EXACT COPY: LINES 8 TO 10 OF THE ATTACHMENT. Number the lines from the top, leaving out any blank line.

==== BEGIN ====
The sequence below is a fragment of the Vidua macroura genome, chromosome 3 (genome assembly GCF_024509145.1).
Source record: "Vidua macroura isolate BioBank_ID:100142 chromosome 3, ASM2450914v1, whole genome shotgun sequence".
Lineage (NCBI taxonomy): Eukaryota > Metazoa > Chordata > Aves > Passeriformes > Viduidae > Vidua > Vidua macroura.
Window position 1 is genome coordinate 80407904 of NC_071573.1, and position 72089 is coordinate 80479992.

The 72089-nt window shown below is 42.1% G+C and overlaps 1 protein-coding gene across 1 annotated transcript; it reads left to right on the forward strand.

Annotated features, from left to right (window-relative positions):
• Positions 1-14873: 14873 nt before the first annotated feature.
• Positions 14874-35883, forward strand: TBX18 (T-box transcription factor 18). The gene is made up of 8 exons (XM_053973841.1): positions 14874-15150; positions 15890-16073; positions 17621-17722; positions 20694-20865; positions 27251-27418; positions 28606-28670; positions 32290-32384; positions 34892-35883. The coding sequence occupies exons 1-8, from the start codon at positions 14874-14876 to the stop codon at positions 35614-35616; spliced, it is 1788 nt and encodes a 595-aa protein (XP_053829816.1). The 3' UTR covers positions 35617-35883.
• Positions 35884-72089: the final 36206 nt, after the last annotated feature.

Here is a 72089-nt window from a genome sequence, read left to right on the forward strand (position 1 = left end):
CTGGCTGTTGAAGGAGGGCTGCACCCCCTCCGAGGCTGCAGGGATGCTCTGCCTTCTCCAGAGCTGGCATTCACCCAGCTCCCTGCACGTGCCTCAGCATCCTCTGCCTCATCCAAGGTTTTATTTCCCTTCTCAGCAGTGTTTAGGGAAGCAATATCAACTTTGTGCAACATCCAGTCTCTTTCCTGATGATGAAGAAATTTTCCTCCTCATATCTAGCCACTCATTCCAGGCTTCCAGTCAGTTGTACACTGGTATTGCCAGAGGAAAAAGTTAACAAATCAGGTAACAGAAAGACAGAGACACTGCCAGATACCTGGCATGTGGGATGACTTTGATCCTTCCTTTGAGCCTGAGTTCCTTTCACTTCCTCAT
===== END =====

• Positions 14874-35883, forward strand: TBX18 (T-box transcription factor 18). The gene is made up of 8 exons (XM_053973841.1): positions 14874-15150; positions 15890-16073; positions 17621-17722; positions 20694-20865; positions 27251-27418; positions 28606-28670; positions 32290-32384; positions 34892-35883. The coding sequence occupies exons 1-8, from the start codon at positions 14874-14876 to the stop codon at positions 35614-35616; spliced, it is 1788 nt and encodes a 595-aa protein (XP_053829816.1). The 3' UTR covers positions 35617-35883.
• Positions 35884-72089: the final 36206 nt, after the last annotated feature.

Here is a 72089-nt window from a genome sequence, read left to right on the forward strand (position 1 = left end):